'Through solidarity we win'

Unite Stagecoach London supervisors celebrate 10 per cent pay win

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It’s no secret that Unite has made huge gains in the bus sector over the last year, winning big inflation-busting pay rises for tens of thousands of drivers and other bus workers across the UK.

This month, Unite notched up another notable win when the union secured a 10 per cent pay increase for members employed as supervisors at Stagecoach London.

UniteLive caught up with Unite Stagecoach London rep for supervisors Mansha Khan, who said members were thrilled by the result.

“Every single one of our members are very happy about the pay deal,” he explained. “I’ve never known all of our members to be this happy about what we achieved.”

The dispute began after Stagecoach London refused to offer supervisors more than a seven percent pay rise – which was a full three per cent less than what was offered bus drivers last year.

“It was brilliant that bus drivers secured a 10 per cent pay rise, so when our pay anniversary approached three or four months later, we thought it was only fair that supervisors received the same,” he noted.

Supervisors, Mansha said, were absolutely “furious” that the company wouldn’t budge from its much lower pay offer.

“That’s when I got together with [Unite regional officer] John Murphy and we decided that we weren’t going to accept anything less than 10 per cent.”

Ultimately, an astounding 99.8 per cent of the membership rejected the pay offer.

Mansha said that the biggest challenge faced in the dispute was giving supervisors the confidence to prepare for industrial action.

“I’ve been a rep for more than a decade, and I know it can be a very difficult task to convince supervisors especially to take action,” he said.

But what made the difference, Mansha reports, is the new policies of Unite general secretary Graham and support given to reps under her leadership.

“I’ve never felt so supported as a rep, and members have seen with their own eyes the huge number of successes we’ve had across the sector and the country with industrial action. That support I’ve received as a rep gave me that extra hit of confidence to rise to the challenge.”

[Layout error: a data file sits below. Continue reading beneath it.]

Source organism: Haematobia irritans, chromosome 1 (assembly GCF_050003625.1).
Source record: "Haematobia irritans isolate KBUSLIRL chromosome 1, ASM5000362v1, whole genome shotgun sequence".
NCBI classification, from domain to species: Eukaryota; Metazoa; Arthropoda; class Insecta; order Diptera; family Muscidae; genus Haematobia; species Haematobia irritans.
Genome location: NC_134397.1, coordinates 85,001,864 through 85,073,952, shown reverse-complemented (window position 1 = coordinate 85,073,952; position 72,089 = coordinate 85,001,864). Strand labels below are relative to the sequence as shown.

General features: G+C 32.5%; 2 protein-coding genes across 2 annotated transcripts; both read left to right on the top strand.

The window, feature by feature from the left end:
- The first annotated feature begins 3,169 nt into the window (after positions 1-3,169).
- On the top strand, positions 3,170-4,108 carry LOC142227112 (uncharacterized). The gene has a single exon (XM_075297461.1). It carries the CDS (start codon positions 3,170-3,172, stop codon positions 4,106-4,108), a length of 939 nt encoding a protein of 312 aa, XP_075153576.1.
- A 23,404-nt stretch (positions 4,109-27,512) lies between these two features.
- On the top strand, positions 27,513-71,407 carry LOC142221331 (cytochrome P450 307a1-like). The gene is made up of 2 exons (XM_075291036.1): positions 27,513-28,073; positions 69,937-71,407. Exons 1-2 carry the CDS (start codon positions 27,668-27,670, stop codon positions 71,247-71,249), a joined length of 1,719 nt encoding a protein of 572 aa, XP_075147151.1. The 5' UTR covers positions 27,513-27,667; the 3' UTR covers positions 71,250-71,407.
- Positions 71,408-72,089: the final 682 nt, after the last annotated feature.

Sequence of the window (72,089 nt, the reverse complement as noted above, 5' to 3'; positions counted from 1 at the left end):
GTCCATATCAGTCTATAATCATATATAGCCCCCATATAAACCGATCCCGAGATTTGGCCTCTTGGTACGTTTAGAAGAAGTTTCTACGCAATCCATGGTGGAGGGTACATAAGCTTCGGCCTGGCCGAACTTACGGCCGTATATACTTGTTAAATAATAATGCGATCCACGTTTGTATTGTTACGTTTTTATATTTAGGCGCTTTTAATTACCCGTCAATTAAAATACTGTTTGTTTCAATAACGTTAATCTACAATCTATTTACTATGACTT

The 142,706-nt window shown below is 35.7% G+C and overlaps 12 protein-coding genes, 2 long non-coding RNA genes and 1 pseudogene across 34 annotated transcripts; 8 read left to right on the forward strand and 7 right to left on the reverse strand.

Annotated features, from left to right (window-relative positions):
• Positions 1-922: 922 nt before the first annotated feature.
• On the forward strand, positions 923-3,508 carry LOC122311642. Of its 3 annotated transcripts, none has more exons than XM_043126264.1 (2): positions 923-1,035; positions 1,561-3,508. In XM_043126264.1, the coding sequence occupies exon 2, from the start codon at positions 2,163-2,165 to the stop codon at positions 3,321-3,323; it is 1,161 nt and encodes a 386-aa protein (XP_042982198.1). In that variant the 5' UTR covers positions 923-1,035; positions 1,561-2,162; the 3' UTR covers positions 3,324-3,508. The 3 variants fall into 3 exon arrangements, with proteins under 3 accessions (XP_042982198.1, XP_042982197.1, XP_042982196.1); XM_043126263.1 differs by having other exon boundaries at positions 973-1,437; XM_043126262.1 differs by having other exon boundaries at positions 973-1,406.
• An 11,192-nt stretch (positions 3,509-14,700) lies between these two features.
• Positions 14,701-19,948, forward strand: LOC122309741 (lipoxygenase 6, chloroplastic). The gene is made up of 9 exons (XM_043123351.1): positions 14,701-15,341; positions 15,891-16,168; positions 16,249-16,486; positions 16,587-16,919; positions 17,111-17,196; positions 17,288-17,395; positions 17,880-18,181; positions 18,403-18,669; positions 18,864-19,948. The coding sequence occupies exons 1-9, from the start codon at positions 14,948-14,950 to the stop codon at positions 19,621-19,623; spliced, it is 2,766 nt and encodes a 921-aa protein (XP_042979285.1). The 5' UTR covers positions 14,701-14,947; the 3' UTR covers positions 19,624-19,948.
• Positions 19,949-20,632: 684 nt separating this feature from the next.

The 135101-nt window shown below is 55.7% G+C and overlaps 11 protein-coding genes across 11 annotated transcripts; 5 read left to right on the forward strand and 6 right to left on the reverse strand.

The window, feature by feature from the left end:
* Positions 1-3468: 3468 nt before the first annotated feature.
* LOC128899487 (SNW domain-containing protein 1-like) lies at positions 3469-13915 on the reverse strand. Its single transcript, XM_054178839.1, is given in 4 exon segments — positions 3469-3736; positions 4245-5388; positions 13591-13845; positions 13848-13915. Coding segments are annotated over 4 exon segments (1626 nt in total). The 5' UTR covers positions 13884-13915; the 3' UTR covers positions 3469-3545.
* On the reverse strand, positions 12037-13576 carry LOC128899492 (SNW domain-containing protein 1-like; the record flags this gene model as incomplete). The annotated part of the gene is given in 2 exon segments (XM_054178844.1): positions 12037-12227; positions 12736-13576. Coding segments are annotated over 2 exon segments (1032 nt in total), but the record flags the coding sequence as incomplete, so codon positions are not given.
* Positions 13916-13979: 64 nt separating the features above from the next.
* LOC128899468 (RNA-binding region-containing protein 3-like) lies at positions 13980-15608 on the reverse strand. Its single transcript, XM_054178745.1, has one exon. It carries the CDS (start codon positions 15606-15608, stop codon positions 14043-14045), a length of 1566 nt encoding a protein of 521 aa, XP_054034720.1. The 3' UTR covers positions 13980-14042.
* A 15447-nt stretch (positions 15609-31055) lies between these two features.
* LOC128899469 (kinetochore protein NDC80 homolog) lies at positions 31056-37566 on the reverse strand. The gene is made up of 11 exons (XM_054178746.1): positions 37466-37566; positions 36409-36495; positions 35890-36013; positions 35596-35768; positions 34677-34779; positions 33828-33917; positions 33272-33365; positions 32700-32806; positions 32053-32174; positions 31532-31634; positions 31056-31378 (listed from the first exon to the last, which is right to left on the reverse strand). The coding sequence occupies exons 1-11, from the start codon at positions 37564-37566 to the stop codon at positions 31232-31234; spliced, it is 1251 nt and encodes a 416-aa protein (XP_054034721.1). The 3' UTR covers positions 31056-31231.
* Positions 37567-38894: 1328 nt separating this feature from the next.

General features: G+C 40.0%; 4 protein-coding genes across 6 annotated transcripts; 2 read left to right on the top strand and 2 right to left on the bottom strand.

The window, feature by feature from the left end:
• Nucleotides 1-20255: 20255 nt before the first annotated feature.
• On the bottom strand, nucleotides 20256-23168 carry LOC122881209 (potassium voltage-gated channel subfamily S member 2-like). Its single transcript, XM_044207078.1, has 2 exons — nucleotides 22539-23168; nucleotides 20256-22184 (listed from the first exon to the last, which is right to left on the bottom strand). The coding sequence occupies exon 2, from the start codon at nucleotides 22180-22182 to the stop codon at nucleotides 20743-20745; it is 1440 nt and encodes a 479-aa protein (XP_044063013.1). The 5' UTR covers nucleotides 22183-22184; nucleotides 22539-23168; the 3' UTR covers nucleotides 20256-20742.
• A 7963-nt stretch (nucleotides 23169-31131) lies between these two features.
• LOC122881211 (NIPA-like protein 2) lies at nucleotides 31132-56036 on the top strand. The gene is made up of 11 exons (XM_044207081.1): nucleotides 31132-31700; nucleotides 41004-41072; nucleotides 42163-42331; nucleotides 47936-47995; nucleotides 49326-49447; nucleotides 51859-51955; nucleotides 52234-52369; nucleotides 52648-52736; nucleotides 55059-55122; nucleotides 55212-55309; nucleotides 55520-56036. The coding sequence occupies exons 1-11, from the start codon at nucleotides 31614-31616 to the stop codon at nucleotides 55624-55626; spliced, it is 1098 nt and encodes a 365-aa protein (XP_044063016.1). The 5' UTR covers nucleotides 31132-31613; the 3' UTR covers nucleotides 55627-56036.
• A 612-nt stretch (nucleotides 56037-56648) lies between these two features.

Stagecoach London continued to dig their heels in over the pay deal, saying that they couldn’t afford to give supervisors any more. And that’s when Mansha told members that a ballot for industrial action may be the only option.

“I was very proud when members told me they would follow our lead – that they would stand ready to fight,” he said. “This was the culmination of lots of work I did with John Murphy, who was incredibly supportive.”

When Stagecoach London got wind that supervisors were prepared to go all the way and ballot for strike action, the company relented and offered them the 10 per cent pay rise. What’s more, the pay win was also extended to supervisors who only recently became employed by Stagecoach London after the company took over two other firms.

“Management was trying to keep supervisors who worked for the other two firms out of our bargaining unit. But from our perspective, it was only fair for them to be included,” he explained. “So as part of our negotiations, we also secured the 10 per cent pay rise for them, which they will receive on their pay anniversary date. Ultimately, this is a pay win for members in three companies.”

Like everyone, Mansha said, Stagecoach London supervisors have struggled with the cost of living crisis — and so this key pay win couldn’t have come at a better time.

“Our achievement has made a substantial difference in people’s lives – and it shows the value of being in Unite,” Mansha added. “With the support we now have from Unite, it’s through solidarity and unity that we win these achievements. That is what Unite has provided us all.”

By Hajera Blagg